FSN managing editor, Gary Simon, gives a roundup of this year’s main developments and companies to watch.
2010 has been surprisingly buoyant characterised by continuing product innovation and strategies. The big trends this year have been the shift towards the Microsoft technology stack, the growing interest in cloud based computing and, from a regulatory point of view, the introduction of IFRS for SMEs and mandatory iXBRL in the UK.
The shift to Microsoft
Microsoft technologies have always been very significant in the mid-market but this year seemed to mark a turning point. Vendors who had traditionally supported and developed a variety of database platforms such as Oracle and IBM DB2 threw in their towel with Microsoft. The persuading factor seems to have been a big push on Microsoft’s part to promote SharePoint and collaborative technologies when the market was at its most receptive. Weighed down by a difficult economy most organisations were seeking to leverage their existing investment in technology wherever feasible and to improve employee productivity by sharing information across functional boundaries and adopting workflow management.
Since very many organisations, especially in the mid-market, already had SharePoint installed it was a relatively simple matter to convince suppliers still sitting on the fence that it was in everyone’s interests to adopt the Microsoft stack. Microsoft benefitted from greater market penetration with business applications based on their SharePoint technology, customers benefitted from improved processes and suppliers could simplify product roadmaps and concentrate their research and development on one platform.
The trend has affected all of the markets that FSN covers. Tagetik declared its hand in the performance management space with Tagetik 3.0. Infor, the ERP provider which has around 70,000 customers in the mid-market nailed its colours to the Microsoft Mast in October and Mamut, with approximately 400,000 users in the SME accounting arena declared it was one of only six vendors globally to sign up with Microsoft 365.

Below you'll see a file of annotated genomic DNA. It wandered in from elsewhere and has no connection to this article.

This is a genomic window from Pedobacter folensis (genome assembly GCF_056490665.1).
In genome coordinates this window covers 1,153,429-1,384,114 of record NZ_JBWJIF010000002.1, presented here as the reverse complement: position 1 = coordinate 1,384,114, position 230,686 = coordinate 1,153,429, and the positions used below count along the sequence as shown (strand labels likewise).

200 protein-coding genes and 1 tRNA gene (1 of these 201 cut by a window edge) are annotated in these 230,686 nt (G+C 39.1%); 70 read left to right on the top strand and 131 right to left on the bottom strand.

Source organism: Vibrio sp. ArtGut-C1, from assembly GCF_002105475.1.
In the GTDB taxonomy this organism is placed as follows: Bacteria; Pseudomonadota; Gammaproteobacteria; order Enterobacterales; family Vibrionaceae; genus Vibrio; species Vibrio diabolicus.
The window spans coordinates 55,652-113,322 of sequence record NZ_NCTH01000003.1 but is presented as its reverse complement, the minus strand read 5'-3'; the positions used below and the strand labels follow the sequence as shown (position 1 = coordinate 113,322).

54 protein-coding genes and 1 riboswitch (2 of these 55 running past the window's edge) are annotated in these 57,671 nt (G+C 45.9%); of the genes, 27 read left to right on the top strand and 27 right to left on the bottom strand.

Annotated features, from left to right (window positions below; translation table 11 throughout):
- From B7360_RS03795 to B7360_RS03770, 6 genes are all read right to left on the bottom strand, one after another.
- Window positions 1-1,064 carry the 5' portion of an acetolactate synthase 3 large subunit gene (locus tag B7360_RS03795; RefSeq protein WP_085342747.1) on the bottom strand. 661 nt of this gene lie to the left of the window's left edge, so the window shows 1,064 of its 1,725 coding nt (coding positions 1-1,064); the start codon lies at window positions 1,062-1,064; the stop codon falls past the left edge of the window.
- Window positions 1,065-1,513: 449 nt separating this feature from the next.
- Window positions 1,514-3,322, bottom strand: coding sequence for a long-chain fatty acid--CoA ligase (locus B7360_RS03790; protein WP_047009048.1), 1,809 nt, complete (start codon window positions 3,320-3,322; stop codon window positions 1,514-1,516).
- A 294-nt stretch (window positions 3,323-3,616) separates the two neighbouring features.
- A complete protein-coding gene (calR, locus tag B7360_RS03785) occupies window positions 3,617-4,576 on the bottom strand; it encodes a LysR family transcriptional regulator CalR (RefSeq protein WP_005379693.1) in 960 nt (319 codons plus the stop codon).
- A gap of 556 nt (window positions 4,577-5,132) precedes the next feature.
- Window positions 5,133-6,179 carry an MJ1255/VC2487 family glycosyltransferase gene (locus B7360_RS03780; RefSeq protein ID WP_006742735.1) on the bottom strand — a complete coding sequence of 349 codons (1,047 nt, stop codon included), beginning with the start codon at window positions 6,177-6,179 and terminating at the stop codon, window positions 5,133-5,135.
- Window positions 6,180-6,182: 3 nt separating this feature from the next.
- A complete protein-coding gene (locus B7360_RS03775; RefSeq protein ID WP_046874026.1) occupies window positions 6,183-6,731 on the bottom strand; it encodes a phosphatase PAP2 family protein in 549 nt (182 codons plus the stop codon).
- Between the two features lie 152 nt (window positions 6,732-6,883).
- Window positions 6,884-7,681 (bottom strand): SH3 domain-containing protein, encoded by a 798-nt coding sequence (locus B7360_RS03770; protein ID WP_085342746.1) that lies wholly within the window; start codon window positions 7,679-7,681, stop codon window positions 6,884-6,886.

Cloud based computing
There has been enormous hype – too much hype – around the growth of Cloud computing with some analysts and media channels indiscriminately pushing cloud based computing without properly weighing up the benefits and risks. There is no doubt that cloud computing brings significant advantages for end users, especially early stage businesses that are not over-burdened by legacy systems. There are also many niche applications that lend themselves very well to cloud based implementations across a distributed workforce. CRM, Time and Expense Management, Office productivity applications are good examples of potential quick wins.
Accounting applications for business start-ups are also attractive. A combination of low cost, negligible infrastructure and little need for specialist skills has opened up the market to new users who would not otherwise countenance on-premise packaged solutions.
But we are now approaching a crunch point. Will mid-sized to large organisations embrace cloud based ERP, business intelligence and performance management applications? How will the market deal with the integration issues when some applications are on-premise and others are in the cloud? When will the market settle on an accepted licensing model?
The answers are not clear-cut and cloud vendors appear sheepish about declaring the size of the organisations that they are able to attract but there is a sense that the tide is turning and that the initial obstacles to adoption are beginning to disappear – especially with the entry of more mature and reputable suppliers that have previously stood on the side lines.
The presence of CODA, (via FinancialForce.com) together with SAP and Mamut all playing in the accounting space adds credibility to the market. Similarly the entry of Anaplan, backed by Guy Haddleton (of Adaytum fame) together with strongly backed teams from Adaptive Planning and hostanalytics has started to make an impression on the market for performance management solutions, encouraging new competitors such as FinancialDriver to enter the fray. We will have more to say about FinancialDriver, (which is tackling the SME market) in the new year when we plan to review their offering. Definitely worth keeping an eye on.
Financial Reporting and compliance